I guess I still haven’t written anything about AMS. Sorry. I kind of haven’t wanted to. I enjoyed myself, enjoyed seeing old friends, loved the food, dug the view from my hotel room window, even saw a few good papers, but I find that little of the experience translates into compelling bloggy prose. Maybe I was just too content. If I were bitter and outraged I could probably fire off a good jeremiad about how Our Discipline Is In Crisis, but I actually think our discipline is doing pretty well. There were signs. For example: Charles Carson’s “‘Sounds Middle Class’: Smooth Jazz and the Black Middle Class.” Carson’s paper was an ingenious investigation of cultural poetics and class, looking at a normally despised genre (smooth jazz) and asking questions about the sensibility that animates it. What is “smoothness,” anyway? I love thinking about stuff like this. One especially sharp commenter, The Guy With The Purple Hair (I never caught his name, but he was at a bunch of the same sessions I was and always asked the best questions) picked up on this structure-of-feeling aspect of the paper, and Carson was himself a remarkable smooth interlocutor. When he publishes this material I’ll be the first in line to read it.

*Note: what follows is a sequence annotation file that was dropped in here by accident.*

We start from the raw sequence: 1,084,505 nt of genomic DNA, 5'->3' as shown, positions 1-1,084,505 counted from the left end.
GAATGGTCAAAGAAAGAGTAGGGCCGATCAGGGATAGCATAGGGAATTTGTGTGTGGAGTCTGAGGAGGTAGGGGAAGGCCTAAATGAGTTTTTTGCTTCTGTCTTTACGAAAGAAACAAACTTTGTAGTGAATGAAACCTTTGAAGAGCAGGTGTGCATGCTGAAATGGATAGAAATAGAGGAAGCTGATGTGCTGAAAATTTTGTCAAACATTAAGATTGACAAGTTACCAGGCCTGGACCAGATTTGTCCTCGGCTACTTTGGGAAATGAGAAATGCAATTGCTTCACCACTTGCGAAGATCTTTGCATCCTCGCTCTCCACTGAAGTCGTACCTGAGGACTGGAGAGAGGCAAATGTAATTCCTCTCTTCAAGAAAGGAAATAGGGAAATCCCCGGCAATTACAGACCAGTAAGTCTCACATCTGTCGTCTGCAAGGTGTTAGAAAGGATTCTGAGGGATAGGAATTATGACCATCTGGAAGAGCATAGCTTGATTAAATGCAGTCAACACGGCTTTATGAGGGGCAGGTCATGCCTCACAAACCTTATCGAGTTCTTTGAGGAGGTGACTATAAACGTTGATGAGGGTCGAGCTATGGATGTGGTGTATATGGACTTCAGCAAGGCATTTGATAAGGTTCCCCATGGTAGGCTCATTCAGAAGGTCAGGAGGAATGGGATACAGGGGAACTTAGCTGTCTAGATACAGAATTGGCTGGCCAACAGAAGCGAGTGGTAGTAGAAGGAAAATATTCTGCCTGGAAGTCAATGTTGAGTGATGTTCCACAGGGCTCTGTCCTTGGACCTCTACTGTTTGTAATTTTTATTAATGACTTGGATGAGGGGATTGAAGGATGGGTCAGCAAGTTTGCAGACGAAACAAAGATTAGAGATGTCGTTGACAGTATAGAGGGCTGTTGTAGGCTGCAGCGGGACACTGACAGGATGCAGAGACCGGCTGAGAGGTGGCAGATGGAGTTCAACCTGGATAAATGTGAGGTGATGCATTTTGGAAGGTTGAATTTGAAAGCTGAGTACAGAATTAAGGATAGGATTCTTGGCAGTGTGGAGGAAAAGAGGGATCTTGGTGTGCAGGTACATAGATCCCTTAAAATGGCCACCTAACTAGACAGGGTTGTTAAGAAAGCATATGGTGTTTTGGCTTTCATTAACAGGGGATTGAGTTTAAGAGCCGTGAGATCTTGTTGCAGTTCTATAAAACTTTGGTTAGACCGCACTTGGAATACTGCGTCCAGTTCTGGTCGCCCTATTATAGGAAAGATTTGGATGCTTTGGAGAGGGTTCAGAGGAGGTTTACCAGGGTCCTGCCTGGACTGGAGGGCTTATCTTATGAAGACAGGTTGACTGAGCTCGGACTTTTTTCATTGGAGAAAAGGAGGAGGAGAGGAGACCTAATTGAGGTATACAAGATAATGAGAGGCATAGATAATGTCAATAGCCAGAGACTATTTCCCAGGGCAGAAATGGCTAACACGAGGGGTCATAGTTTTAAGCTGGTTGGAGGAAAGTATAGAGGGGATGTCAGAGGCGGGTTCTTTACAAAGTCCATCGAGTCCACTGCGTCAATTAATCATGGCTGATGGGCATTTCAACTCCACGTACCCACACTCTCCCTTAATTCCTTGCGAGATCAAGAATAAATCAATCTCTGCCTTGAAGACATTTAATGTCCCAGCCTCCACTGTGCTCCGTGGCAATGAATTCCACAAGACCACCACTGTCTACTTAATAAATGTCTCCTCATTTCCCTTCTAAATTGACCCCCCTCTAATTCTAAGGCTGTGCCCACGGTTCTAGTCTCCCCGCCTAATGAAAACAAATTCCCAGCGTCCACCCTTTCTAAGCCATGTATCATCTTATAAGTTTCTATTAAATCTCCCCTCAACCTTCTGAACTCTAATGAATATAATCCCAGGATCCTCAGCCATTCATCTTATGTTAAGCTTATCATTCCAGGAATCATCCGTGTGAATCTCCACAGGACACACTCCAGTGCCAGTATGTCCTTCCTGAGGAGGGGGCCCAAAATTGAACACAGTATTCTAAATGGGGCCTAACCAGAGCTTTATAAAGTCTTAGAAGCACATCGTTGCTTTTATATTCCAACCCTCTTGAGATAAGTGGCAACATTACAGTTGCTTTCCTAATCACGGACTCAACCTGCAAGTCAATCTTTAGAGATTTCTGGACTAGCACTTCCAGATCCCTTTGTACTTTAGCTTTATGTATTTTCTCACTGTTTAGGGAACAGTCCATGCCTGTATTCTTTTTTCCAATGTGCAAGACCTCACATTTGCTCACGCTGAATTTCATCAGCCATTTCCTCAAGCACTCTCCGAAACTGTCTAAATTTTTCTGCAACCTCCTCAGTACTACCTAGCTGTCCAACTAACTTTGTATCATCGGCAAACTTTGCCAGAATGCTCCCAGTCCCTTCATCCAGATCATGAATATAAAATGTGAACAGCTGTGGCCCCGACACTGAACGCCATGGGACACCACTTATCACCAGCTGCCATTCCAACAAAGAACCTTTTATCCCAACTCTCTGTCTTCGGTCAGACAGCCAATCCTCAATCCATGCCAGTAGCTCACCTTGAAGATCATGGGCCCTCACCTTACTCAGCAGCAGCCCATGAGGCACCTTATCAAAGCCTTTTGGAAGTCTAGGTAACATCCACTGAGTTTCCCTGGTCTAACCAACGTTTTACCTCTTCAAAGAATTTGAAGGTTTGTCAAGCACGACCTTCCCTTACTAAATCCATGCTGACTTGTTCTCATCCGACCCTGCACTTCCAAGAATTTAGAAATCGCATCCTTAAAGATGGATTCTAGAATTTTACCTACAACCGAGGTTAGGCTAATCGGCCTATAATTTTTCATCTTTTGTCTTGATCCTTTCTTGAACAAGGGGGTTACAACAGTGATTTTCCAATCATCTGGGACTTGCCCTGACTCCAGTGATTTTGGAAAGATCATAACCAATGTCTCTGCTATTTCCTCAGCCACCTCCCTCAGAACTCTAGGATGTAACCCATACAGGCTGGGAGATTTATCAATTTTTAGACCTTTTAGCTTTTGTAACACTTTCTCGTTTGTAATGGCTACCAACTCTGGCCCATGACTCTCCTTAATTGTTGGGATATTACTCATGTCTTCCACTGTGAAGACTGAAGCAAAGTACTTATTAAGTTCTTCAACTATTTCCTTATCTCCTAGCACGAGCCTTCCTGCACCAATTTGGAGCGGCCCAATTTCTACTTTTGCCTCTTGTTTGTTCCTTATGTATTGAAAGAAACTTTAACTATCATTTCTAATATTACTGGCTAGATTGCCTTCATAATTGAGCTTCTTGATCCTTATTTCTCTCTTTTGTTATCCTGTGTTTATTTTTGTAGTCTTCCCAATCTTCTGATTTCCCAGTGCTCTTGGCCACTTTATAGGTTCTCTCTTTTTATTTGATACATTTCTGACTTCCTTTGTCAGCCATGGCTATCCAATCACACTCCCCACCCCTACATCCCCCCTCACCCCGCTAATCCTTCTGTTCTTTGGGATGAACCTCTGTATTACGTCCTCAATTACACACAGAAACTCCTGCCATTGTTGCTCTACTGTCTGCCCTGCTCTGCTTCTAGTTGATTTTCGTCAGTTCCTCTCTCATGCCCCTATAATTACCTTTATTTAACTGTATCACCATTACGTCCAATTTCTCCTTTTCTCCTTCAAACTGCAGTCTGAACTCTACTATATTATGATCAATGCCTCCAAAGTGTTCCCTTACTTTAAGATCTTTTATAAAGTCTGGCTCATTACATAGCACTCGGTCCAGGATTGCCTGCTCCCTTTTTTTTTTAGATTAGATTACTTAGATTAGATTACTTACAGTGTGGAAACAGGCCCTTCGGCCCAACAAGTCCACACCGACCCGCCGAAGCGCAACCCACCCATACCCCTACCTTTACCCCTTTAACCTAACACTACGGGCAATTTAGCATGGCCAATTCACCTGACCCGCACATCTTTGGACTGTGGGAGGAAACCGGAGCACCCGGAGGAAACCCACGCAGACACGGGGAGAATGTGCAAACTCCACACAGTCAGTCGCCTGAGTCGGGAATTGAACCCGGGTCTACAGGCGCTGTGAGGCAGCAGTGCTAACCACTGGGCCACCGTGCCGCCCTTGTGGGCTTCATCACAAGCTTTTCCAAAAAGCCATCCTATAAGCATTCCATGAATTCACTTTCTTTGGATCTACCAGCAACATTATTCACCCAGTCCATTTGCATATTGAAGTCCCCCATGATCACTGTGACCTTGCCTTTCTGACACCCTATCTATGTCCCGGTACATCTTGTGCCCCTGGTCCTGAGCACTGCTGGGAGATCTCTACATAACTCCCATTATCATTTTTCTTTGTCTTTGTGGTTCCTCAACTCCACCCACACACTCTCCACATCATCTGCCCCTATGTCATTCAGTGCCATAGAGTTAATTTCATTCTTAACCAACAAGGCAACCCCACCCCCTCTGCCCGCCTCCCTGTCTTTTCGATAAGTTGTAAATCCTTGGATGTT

Before leaving the topic of smoothness, I feel that we should hear from the acknowledged master.